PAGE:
Click here to skip to the content

All Around NB

Glacial Formations

We look around at the modern world, perhaps without thinking that we too live in a geologic period. Our period is called the Quaternary and represents the last 2 million years of Earth history.

We may think of geological landscapes as being rock, but the Quaternary includes unconsolidated material, loose sediments that have not yet become rock. In New Brunswick, sediments deposited during the most recent ice ages, about the last 120,000 years, represent the Quaternary Period. Much of the landscape around us is Quaternary including the glacial till, sand and gravel deposits left by melting glaciers, and the beaches, peat bogs and soils that blanket the bedrock.

Glacial Influence on New Brunswick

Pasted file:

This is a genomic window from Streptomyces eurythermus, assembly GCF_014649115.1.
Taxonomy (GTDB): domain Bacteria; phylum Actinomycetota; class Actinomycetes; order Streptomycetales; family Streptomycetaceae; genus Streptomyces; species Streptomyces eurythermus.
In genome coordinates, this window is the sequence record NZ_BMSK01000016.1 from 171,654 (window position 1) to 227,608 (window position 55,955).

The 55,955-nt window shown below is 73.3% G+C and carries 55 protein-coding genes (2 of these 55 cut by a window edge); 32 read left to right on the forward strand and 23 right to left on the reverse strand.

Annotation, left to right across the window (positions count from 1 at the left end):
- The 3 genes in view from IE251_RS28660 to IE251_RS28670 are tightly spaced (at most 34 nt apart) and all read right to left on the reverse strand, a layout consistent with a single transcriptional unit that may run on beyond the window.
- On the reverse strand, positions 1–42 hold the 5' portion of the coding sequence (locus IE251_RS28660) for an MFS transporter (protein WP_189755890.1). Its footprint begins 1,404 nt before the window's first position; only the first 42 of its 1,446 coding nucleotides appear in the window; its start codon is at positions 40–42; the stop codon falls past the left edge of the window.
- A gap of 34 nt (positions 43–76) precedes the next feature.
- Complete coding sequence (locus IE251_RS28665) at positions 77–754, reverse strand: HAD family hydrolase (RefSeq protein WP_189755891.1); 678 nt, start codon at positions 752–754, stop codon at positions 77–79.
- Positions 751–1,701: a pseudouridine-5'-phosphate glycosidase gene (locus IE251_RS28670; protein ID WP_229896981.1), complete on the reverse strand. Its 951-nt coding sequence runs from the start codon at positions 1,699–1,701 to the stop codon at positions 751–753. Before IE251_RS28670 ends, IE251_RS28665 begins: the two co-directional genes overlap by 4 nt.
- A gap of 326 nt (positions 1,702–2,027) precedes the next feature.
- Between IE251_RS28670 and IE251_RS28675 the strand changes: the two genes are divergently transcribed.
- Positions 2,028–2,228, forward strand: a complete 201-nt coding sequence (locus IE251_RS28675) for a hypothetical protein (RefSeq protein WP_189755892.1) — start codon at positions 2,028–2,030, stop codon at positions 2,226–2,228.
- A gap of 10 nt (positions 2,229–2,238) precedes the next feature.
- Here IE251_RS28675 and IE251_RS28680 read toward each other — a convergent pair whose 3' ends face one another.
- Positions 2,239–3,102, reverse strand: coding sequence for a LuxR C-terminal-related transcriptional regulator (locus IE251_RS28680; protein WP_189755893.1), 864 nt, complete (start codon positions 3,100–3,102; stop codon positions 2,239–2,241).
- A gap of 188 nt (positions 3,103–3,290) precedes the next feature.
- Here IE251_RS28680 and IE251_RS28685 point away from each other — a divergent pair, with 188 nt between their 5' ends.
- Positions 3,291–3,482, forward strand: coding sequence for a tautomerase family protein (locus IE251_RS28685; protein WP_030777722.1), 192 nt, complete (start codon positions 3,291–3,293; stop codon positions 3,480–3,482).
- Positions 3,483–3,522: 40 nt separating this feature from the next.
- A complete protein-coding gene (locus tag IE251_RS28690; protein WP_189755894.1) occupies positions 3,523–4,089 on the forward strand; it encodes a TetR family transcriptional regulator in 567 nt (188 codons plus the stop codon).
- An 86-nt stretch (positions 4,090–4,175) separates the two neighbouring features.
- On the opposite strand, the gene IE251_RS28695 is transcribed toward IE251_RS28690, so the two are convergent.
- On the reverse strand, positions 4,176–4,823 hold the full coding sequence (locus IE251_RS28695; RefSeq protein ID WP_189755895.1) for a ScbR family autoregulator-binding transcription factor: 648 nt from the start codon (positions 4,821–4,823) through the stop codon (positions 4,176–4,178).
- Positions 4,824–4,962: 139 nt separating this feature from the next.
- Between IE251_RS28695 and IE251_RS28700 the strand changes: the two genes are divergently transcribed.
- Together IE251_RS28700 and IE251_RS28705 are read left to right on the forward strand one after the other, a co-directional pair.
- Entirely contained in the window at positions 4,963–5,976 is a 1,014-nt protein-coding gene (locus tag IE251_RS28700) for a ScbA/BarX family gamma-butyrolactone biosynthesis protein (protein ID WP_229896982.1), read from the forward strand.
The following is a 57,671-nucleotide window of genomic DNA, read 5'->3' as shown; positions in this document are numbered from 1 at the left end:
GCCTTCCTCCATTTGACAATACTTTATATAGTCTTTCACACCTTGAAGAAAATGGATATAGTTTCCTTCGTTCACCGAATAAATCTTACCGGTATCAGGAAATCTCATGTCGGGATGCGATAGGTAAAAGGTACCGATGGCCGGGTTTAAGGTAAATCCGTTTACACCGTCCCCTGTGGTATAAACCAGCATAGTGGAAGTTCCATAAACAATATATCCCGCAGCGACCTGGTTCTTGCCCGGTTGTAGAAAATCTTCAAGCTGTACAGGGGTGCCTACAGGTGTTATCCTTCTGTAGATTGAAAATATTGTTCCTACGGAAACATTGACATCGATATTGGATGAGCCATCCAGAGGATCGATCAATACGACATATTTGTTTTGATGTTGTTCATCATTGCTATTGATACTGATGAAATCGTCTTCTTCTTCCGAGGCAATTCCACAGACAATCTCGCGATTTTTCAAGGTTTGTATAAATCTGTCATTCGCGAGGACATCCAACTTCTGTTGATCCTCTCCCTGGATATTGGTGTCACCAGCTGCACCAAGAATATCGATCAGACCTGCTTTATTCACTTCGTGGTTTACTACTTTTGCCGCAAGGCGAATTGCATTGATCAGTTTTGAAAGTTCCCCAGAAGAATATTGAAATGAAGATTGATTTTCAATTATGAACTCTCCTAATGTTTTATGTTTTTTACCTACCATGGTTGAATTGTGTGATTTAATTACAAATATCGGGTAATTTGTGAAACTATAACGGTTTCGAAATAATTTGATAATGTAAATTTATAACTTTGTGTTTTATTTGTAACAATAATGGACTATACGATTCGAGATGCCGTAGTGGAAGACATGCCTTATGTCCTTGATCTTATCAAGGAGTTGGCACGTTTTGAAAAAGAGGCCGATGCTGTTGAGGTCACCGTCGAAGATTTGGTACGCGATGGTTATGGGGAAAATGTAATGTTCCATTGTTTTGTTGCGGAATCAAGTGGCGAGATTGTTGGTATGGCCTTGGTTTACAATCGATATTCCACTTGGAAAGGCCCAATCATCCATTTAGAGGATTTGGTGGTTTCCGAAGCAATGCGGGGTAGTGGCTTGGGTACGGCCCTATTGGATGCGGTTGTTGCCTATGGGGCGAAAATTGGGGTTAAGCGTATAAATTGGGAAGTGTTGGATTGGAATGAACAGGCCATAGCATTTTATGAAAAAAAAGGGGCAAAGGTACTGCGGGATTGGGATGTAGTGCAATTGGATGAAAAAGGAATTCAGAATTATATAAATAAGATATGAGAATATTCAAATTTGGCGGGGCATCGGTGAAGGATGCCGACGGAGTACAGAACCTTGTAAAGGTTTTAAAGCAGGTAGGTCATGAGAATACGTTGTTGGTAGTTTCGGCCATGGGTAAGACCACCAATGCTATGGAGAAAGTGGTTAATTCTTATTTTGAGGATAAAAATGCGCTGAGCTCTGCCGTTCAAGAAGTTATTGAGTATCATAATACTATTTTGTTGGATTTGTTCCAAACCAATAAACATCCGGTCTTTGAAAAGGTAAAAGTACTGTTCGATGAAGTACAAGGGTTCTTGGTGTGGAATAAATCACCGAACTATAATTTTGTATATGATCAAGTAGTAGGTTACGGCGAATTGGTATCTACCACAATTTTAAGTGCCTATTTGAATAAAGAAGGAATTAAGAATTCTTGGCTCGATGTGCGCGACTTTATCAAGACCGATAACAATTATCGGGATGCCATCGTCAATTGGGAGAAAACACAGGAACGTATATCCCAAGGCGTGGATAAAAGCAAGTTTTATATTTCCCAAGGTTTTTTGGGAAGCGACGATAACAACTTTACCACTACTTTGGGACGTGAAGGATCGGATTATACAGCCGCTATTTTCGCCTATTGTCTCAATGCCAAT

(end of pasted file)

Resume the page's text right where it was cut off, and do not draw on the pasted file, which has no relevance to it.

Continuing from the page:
Unlike the other stories of New Brunswick’s geology, the Quaternary story encompasses the entire Province. Every place has a feature affected in some way by the ice age and we all live with the consequences of the last 100,000 years of geological processes.

Perhaps the most obvious Quaternary landscapes are found on New Brunswick’s coast. Beaches and barrier bars found on our three coastlines are among the most scenic places in the province. The complex landforms formed by glaciers such as eskers and drumlins are more difficult to see, especially when covered by dense forest. These features are often recognized from the air.

The sand and gravel used for construction and road building in New Brunswick, mostly comes from glacial deposits. Much of the water we drink comes from either a groundwater aquifer in a glacial deposit, or a surface water source on the glaciated landscape. If you have ever vacationed on the Northumberland coast, you were on beaches influenced by the melting glaciers 10,000 years ago.  The movement of glaciers across the province and the soils that have developed since the last glaciers melted determine where agriculture thrives.